At Amazing Maze, the amazing part was the series of tunnels rimmed by soft corals and a profusion of anthias, lionfish and clusters of anemones and clownfish. It would have been stunning but for the detritus and particulate matter that had washed onto the reef from nearby Viti Levu. With a 100mm macro lens mounted, I was perfectly happy to concentrate on reef minutiae. However, the songs of an obviously nearby humpback whale kept making me look up in expectation of the ultimate photographic frustration: a friendly whale, crappy visibility and a macro lens on my camera. I guess I was lucky I never saw a whale so I could avoid that angst.

Soft corals are abundant throughout the island chain.
Seeing what the near-shore reefs delivered made it all the more special to jump into the 150-foot visibility at Mellow Yellow the next morning after an overnight steam to the Bligh Water in the Vatu-I-Ra Passage. We weren't in Kansas anymore (but we'd be going there later).

The Bligh Water is named for William Bligh, who in 1789 found himself exiled from command of the HMS Bounty by master's mate Fletcher Christian and a crew of 18 mutineers. Bligh and 18 loyal crewmembers were set adrift in a 23-foot launch to embark on a 3,600-mile journey to the Dutch port of Timor. Fear of cannibalism convinced Bligh not to dawdle in these waters, but dawdling here for the next 10 days was exactly what we had come to do.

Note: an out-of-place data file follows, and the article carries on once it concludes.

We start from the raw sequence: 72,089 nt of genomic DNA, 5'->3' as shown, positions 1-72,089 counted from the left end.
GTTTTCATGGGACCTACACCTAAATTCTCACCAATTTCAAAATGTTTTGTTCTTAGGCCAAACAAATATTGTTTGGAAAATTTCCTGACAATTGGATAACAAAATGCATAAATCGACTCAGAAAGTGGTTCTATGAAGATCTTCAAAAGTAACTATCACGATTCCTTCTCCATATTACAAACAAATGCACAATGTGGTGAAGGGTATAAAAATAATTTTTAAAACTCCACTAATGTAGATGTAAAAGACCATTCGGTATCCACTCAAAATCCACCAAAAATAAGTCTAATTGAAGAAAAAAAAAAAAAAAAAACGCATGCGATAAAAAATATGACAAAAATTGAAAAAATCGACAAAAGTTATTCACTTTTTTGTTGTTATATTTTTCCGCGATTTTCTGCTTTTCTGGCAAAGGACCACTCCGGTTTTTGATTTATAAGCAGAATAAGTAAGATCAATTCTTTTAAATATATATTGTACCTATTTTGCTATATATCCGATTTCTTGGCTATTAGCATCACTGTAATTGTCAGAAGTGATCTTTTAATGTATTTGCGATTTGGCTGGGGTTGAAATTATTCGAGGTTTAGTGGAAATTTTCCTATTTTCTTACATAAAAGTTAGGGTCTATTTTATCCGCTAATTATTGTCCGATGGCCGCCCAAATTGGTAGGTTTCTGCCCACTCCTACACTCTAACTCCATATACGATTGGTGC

After spending our first full day of the charter alternating among Mellow Yellow, Black Magic Mountain and Coral Corner, we steamed overnight to sample dive sites off the island of Makogai. My first dive was at a site known as Half Pipe. It would have been quite productive if for no other reason than the giant crimson gorgonians that adorn the face of the drop-off, all densely populated with small reef dwellers such as fusiliers and anthias. But I was fortunate to find an incredibly docile hawksbill turtle swimming along the wall, weaving beneath and between the abundant filter feeders. Of course there were the other usual reef suspects: titan and clown triggerfish, puffers, whitetip reef sharks, goatfish, clownfish and schooling Moorish idols. There were smaller creatures for the macro enthusiasts such as longnosed hawkfish, popcorn shrimp and leaf scorpionfish. This was a very fruitful dive that we would revisit by request later in the cruise.